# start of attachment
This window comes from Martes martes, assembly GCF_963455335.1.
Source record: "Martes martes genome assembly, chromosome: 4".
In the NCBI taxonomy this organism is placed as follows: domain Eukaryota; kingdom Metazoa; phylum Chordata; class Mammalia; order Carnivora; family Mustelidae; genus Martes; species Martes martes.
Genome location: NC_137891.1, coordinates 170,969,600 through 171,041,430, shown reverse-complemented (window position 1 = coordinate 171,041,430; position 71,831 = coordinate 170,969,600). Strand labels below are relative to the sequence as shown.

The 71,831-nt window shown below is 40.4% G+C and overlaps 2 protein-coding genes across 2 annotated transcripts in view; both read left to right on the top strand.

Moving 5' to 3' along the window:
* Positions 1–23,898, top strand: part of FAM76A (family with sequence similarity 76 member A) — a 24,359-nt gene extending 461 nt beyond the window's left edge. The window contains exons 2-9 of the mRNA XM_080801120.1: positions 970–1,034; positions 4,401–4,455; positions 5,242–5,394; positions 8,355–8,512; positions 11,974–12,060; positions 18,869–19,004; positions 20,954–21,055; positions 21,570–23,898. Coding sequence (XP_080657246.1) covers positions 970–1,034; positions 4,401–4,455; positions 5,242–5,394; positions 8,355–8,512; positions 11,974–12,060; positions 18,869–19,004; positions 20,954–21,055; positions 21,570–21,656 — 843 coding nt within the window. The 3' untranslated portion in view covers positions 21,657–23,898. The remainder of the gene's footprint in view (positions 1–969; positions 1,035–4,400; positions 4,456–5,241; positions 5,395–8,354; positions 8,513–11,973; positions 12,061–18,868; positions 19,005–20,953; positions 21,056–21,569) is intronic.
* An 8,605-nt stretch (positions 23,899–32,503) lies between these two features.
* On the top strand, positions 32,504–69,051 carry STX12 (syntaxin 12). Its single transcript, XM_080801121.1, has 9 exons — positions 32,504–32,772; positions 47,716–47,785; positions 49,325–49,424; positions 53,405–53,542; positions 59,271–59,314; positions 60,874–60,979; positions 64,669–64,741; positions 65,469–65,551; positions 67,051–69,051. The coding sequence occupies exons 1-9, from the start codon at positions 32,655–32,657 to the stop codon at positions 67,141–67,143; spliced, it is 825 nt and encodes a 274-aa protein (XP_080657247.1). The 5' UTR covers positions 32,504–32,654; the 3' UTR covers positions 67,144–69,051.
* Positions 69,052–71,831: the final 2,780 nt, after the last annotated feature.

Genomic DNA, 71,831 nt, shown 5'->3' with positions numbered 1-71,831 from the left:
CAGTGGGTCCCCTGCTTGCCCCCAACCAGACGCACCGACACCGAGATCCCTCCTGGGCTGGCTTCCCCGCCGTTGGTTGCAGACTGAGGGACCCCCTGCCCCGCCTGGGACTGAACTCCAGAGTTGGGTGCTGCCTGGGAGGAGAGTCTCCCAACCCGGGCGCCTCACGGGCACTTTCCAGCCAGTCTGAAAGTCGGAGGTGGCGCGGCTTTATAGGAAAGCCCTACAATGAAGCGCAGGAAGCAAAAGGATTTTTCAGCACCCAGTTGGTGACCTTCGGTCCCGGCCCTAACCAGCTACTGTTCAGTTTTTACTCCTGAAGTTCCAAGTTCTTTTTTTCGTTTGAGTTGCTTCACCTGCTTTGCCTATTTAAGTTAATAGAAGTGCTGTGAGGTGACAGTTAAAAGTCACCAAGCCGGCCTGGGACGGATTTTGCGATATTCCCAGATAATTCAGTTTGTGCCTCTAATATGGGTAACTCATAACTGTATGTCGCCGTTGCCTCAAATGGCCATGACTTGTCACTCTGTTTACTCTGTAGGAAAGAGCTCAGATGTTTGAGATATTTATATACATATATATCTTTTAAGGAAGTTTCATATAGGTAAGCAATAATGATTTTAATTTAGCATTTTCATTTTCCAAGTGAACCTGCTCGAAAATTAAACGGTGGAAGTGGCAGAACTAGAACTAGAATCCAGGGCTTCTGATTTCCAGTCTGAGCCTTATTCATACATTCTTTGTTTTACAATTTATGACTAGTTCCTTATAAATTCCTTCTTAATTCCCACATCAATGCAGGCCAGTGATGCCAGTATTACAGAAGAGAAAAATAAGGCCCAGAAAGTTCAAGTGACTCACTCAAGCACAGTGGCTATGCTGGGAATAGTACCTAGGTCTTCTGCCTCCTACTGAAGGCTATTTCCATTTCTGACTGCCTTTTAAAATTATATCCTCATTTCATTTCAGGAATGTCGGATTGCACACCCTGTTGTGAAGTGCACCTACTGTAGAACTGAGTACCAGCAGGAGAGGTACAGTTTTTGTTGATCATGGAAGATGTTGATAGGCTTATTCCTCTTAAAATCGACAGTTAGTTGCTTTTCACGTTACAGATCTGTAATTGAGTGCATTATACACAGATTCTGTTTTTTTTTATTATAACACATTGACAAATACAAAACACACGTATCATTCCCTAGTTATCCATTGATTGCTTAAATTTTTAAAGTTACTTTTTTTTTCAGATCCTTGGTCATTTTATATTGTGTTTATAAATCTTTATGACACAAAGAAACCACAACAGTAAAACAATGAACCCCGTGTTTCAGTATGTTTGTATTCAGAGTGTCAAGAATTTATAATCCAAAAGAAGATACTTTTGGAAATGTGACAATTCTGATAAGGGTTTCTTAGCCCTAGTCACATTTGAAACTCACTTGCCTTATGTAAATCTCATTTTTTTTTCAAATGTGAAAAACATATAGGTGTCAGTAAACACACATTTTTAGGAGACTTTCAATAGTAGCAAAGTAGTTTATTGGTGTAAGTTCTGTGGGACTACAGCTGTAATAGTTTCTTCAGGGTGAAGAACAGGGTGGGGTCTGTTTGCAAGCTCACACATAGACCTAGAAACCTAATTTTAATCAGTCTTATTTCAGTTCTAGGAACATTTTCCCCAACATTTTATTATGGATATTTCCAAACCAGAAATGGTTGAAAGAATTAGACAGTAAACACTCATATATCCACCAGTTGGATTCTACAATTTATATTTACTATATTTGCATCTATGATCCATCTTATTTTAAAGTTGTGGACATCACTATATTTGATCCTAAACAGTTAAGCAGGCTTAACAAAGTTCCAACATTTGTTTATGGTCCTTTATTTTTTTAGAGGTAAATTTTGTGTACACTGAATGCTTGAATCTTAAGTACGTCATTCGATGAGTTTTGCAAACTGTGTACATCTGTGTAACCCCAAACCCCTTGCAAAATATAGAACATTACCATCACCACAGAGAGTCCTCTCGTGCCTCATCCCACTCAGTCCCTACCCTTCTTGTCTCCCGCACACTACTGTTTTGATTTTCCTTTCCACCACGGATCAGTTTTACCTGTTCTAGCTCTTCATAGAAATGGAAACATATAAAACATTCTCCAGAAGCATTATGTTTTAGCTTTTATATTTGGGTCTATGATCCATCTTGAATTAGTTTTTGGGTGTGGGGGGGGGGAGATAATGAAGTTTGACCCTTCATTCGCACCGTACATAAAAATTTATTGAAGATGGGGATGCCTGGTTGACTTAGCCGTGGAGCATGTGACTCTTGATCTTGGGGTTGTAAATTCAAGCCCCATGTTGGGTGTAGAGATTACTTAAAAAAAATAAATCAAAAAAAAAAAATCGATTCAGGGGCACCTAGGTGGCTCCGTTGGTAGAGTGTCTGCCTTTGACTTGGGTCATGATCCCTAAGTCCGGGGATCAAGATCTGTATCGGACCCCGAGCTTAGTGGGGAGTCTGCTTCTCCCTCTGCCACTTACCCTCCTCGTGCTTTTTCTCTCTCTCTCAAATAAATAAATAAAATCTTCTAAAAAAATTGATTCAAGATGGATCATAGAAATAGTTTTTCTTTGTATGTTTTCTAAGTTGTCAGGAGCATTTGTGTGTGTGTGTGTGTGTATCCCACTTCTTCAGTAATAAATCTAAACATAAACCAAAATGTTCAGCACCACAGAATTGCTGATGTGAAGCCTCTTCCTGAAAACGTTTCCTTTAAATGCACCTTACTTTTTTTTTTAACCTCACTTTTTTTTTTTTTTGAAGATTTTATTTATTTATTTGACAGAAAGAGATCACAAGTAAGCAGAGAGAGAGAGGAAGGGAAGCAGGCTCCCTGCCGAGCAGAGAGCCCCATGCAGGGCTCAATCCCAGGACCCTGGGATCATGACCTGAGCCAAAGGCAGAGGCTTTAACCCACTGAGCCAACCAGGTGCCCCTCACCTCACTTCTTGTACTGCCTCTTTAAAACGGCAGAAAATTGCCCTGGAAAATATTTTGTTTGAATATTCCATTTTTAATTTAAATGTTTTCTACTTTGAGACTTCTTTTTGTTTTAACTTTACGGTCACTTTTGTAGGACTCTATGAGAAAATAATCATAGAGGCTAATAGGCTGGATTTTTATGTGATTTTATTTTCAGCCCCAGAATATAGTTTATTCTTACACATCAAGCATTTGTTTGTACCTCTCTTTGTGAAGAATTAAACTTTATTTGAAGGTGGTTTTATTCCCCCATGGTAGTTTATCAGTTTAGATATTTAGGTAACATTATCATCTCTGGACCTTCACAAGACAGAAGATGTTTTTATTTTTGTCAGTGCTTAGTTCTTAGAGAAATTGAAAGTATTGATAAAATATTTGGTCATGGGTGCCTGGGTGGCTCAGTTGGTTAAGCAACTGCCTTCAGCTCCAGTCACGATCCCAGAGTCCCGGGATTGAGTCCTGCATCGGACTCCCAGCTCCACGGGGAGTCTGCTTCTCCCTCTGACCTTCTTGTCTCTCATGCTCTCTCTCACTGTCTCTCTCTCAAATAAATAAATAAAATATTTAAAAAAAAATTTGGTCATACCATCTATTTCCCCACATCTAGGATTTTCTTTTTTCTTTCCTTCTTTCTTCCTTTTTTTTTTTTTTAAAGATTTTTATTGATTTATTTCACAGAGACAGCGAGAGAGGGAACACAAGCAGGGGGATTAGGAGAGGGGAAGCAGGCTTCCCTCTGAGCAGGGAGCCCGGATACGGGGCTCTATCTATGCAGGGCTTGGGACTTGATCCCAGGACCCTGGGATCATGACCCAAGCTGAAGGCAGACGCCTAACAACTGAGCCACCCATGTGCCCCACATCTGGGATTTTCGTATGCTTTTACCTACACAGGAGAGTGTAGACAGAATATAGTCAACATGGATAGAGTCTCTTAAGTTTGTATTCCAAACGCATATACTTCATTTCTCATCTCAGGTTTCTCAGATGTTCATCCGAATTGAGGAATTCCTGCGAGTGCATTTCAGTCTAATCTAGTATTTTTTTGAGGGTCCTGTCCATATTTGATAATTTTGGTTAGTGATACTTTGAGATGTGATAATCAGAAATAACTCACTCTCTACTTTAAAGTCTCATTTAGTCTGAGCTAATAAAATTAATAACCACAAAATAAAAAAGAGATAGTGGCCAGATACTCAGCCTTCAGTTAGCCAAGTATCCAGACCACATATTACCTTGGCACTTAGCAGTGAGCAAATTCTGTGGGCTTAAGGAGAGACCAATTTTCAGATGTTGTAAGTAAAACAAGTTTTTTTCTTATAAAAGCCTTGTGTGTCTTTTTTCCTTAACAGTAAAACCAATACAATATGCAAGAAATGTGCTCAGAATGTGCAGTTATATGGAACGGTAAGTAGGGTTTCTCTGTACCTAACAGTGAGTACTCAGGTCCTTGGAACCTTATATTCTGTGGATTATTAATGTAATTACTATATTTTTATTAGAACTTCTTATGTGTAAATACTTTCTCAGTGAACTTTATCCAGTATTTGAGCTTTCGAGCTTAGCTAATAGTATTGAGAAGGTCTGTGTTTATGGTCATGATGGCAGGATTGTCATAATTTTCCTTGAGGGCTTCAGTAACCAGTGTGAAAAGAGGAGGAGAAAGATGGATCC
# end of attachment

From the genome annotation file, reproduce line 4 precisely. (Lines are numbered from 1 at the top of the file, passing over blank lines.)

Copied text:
Genome location: NC_137891.1, coordinates 170,969,600 through 171,041,430, shown reverse-complemented (window position 1 = coordinate 171,041,430; position 71,831 = coordinate 170,969,600). Strand labels below are relative to the sequence as shown.